Prix ​​Ganay live on Sky Sports Racing: Bay Bridge eyes ParisLongchamp glory for manager Sir Michael Stoute | Race News



Sir Michael Stoute has picked up 11 Group 1 victories in France during a busy career, although the Prix Ganay has so far eluded him. Bay Bridge will try to fill that hole in the master trainer’s CV when he lines up at ParisLongchamp, live on Sky Sports Racing.

The Newmarket manager was set to send last season’s Champion Stakes hero to Sandown for his first round of his five-year campaign but decided against facing former Derby winner Adayar in the Gordons Friday’s Richards Stakes, which is perhaps just as well given the facility was ultimately scrapped.

Instead, he will lock horns with Vadeni, who beat him in the Coral-Eclipse, and fellow Group One Place Du Carrousel scorers Onesto and Iresine, who are part of an eight-man field in the contest. extended 10 furlongs from Sunday.

Bay Bridge started 2022 by winning Group Three Brigadier Gerard at Sandown in thrilling fashion and was then beaten by a length by State Of Rest in the Prince of Wales’s Stake at Royal Ascot.

While things didn’t go to plan when he was hampered as Eclipse favorite, he took Baaeed’s unbeaten record and held off Adayar on his final start to claim the Group One laurels. at Ascot.

James Wigan, who co-owns the New Bay son with Ballylinch Stud, explained the thinking behind the switch from a planned outing in Esher to a trip to Paris.

“I think he’s fine and overwintered well,” he said. “Sir Michael was thinking of going to Sandown and we changed our minds.

“Sandown was our original thought but then he would have gotten a penalty for being Group One winner after August so being 7lbs worse with Adayar would have meant he would have a tough race anyway so we thought that he could just as well have a difficult race in a Group One as in a Group Three.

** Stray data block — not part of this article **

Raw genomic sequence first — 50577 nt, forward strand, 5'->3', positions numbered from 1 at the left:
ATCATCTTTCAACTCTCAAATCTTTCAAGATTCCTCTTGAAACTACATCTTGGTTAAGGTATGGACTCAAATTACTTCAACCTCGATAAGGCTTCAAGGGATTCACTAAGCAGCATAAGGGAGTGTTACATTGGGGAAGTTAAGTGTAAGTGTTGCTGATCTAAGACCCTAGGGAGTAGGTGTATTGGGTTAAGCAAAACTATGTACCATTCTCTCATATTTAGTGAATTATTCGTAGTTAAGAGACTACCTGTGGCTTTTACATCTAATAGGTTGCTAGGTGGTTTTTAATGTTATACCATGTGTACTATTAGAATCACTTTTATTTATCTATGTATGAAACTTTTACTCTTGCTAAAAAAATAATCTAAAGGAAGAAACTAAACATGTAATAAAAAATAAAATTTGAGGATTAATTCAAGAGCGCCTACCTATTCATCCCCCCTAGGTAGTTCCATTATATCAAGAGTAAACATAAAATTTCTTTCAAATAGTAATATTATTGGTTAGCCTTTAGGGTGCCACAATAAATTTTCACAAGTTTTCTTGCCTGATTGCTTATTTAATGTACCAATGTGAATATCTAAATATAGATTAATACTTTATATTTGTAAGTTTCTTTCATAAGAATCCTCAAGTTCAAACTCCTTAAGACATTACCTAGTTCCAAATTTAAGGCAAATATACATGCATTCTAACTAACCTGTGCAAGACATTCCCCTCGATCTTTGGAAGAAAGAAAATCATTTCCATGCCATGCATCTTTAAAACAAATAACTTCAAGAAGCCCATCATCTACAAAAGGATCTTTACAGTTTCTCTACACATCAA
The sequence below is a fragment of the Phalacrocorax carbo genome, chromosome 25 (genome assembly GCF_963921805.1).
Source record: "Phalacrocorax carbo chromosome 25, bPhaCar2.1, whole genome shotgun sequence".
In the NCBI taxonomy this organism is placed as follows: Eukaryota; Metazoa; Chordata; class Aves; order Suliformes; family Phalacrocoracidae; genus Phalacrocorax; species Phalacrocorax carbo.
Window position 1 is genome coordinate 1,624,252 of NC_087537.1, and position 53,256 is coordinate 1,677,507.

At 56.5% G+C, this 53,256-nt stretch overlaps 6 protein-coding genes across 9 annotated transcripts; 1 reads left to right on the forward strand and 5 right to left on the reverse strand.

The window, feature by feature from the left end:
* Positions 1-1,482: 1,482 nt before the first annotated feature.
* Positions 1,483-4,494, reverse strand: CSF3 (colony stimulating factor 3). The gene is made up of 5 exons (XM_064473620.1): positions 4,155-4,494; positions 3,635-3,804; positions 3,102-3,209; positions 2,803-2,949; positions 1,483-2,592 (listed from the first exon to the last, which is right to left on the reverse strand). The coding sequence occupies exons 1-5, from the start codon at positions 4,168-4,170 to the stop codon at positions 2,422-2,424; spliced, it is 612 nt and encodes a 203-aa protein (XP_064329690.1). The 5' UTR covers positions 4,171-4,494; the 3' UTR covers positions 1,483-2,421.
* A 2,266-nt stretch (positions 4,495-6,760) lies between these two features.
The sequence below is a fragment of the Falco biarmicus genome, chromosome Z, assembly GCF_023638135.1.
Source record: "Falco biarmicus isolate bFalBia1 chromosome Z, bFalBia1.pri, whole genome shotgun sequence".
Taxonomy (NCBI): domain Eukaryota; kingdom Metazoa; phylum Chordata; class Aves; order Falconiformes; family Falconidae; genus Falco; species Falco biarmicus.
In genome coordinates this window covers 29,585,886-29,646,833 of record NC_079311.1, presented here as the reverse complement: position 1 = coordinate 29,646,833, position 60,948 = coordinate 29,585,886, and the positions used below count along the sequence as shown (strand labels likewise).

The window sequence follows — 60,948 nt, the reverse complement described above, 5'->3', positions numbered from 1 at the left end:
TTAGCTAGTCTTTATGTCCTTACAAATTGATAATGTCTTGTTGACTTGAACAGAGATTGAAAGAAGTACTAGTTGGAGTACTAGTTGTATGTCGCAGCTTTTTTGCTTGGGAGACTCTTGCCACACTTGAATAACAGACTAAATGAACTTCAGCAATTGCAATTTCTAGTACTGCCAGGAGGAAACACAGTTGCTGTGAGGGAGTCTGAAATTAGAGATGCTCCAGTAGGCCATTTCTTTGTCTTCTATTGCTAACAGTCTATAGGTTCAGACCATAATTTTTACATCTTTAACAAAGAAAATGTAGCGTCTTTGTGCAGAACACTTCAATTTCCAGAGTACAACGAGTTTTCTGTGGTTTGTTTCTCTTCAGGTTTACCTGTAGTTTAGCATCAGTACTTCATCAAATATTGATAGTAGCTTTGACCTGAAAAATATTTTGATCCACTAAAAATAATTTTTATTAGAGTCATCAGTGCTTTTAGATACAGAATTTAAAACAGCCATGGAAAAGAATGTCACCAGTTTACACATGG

“There are a few more Group 1 winners and it won’t be easy, but he’s racing with equal weights and that’s a good starting point.”

Bay Bridge wins the Champion Stakes at Ascot

Bay Bridge looks set for another big season with mid-summer goals fluid at the moment.

Wigan added: “There will be the usual pattern of races for him. You have the Tattersalls Gold Cup at the end of May and then there is the Prince of Wales, where he finished second last year. You have things like the Juddmonte International. You have to take them one at a time. I’m sure Sir Michael knows where he’ll want to go, but it’s a good place to start.

The other British raider is Real worldcoached by Saeed bin Suroor, who was unfortunate enough to be second to the brilliant Baaeed in Lockinge and Queen Anne at Royal Ascot last year.

The Godolphin manager hopes he can break his Group One duck this term, with Oisin Murphy coming in for the round six, but thinks the Ganay could be a tall order.

Ghiani celebrates as Real World win the Strensall Stakes in York
Marco Ghiani celebrates as Real World win the Strensall Stakes at York

Bin Suroor said: “We are going to France and it will be like a preparation for the Lockinge. When he goes to the Lockinge, this race will have put him on the right track. The Lockinge is a mile, but he won on a mile and a quarter in a Listed race at Newbury.

“France is shaping up to be a very tough race. We see it as preparation for Lockinge, but it would be nice if he could win. He’s very good and we’re very happy with him.”

Jean Claude Rouget Vadeni finished second to Alpinista in the Prix de l’Arc de Triomphe when beaten by half a length.

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Christophe Soumillon thinks Vadeni will improve for racing in the Prix Ganay with Royal Ascot goals ahead.

Christophe Soumillon is the regular rider of Churchill’s colt and considers the Ganay to be a remarkably competitive race this season.

“I’m very happy to see him back on the track,” the jockey told Sky Sports Racing. “He worked very well on Tuesday, we all know the horse is not 100% fit and it’s the first race of the season. He’s definitely going to have a tough season, we couldn’t believe the Ganay would be so strong.

“I’ve been in this business for 25 years and I’ve never seen a Ganay with so many Group 1 horses. It’s like a solid Champion Stakes race or, with fewer runners, the Arc – it’s a tough race.”


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